Possible New Hair Loss Treatment You Have to Read to Believe
During a hair transplant, hair from the patient is removed from one area of the body so it can be transplanted into the balding area of the scalp. The hair is usually removed from the donor area of the scalp (the back and sides of the head) and transplanted into the targeted area. Like any other medical procedure, the methods used to perform a hair transplant are constantly evolving as new techniques are invented and perfected. There is a new method of treating hair loss that is being studied and discussed and it involves transplanting samples of pop from the bowel of a patient.
Poop There it is – New Hair Transplant Method Explained
According to the American College of Gastroenterology Case Reports Journal, a 20-year-old man saw hair regrowth after undergoing a faecal microbiota transplantation (FMT). During this procedure, the sample of poop is inserted through tubes that go directly into the colon or down the nose and into the stomach of the patient.
While this is the current way to perform this technique, it is hoped that the sample can one day be taken as a pill in order to be a less invasive technique. The idea behind this hair restoration method is that the gut bacteria, present in the poop, will boost the immune system of the patient.
It is believed that FMT will benefit patients that suffer from Alopecia Areata (AA) which is an autoimmune disease. The immune system of a person creates antibodies and white blood cells to protect the body against viruses and bacteria that it views as being foreign objects. If a person has an autoimmune disease, the immune system mistakes parts of the body as being foreign objects. In Alopecia Areata, the white blood cells gather around the hair follicles, which are viewed as being foreign objects, which can cause the hair of a person to fall out and create bald patches on the scalp.
FMT Study Explained
A faecal microbiota transplantation (FMT) is normally used to treat stomach conditions. However, it has also been shown to be a possible hair loss treatment in certain case studies.
At Columbia University in Manhattan, a clinical trial was started in 2020 involving 40 patients suffering from alopecia. The purpose of the study is to determine if FMT will cause the regrowth of hair. The patients in the study will be monitored and followed until December 2023 so it is not likely that FMT will be a widely available procedure in the next several years.
Research has shown a “close link” between Alopecia Areata and the makeup of the gut of person that contain bacteria that numbers in the trillions. The bacteria in the gut works to keep the body healthy but they can be destroyed by antibiotics. If the bacteria in the gut are not in proper balance, it can cause health problems in patients.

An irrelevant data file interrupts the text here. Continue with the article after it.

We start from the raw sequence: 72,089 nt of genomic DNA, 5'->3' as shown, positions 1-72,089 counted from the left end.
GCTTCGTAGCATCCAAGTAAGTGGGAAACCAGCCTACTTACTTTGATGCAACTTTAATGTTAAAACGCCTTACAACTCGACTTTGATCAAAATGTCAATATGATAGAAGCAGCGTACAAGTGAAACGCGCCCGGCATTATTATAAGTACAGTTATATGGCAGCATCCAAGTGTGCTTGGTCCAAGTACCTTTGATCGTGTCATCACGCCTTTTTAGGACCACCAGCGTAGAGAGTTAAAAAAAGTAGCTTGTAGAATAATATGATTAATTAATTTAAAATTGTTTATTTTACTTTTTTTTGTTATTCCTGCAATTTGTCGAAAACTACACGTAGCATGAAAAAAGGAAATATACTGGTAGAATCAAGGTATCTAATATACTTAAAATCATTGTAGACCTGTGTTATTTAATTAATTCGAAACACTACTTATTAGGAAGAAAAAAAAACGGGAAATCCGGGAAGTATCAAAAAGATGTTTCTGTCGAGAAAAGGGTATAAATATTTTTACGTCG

In a scientific paper written in October 2019, Wen-Rui Xie and other research colleagues at Guangdong Pharmaceutical University; wrote “There is an intriguing link between alopecia areata and gut dysbiosis.” Widespread efficacy of FMT provides a clue that FMT might also serve as a potential therapy for alopecia areata via the restoration of gut microbiota balance.”
FMT and Hair Regrowth
In the past, FMT has been shown to help in the treatment of a wide range of stomach issues, such as Irritable Bowel Syndrome (IBS), that are related to issues with the gut. During a faecal transplant, “good bugs” that are taken from the stool of the donor are infused into the patient so they can begin to populate. During the treatment of patients that suffer from stomach issues, scientists first learned that FMTs might be able to be used as a hair loss treatment.
Wen-Rui Xie wrote about the story of an 86-year-old man that enjoyed hair regrowth after undergoing an FMT to treat diarrhea that persisted for six months. The patient had six rounds of Faecal Microbiota Transplantation in 2017. It was discovered during a four week follow-up appointment that the patient had new hair. In addition to having new hair, some of the white hair on his scalp (from the aging process) had turned back to black hair.
At Brown University, another team of doctors reported on two cases of hair regrowth found in patients that had FMTs performed because of stomach conditions. A 20-year-old man suffering from Crohn’s disease and alopecia showed a “significant improvement in his hair loss” after having FMT performed. The team of doctors also reported that the condition of the patient improved from 95%-99% hair loss to 25%-49% hair loss.
FMT Hair Loss Treatment – Is it Widely Available
While the cases discussed above show that FMT holds great promise as a treatment for hair loss, it is too soon to tell when (and if) it will be widely available as a mainstream hair restoration treatment. Further studies will need to be conducted before the use of poop samples is used by doctors across the country to treat hair loss.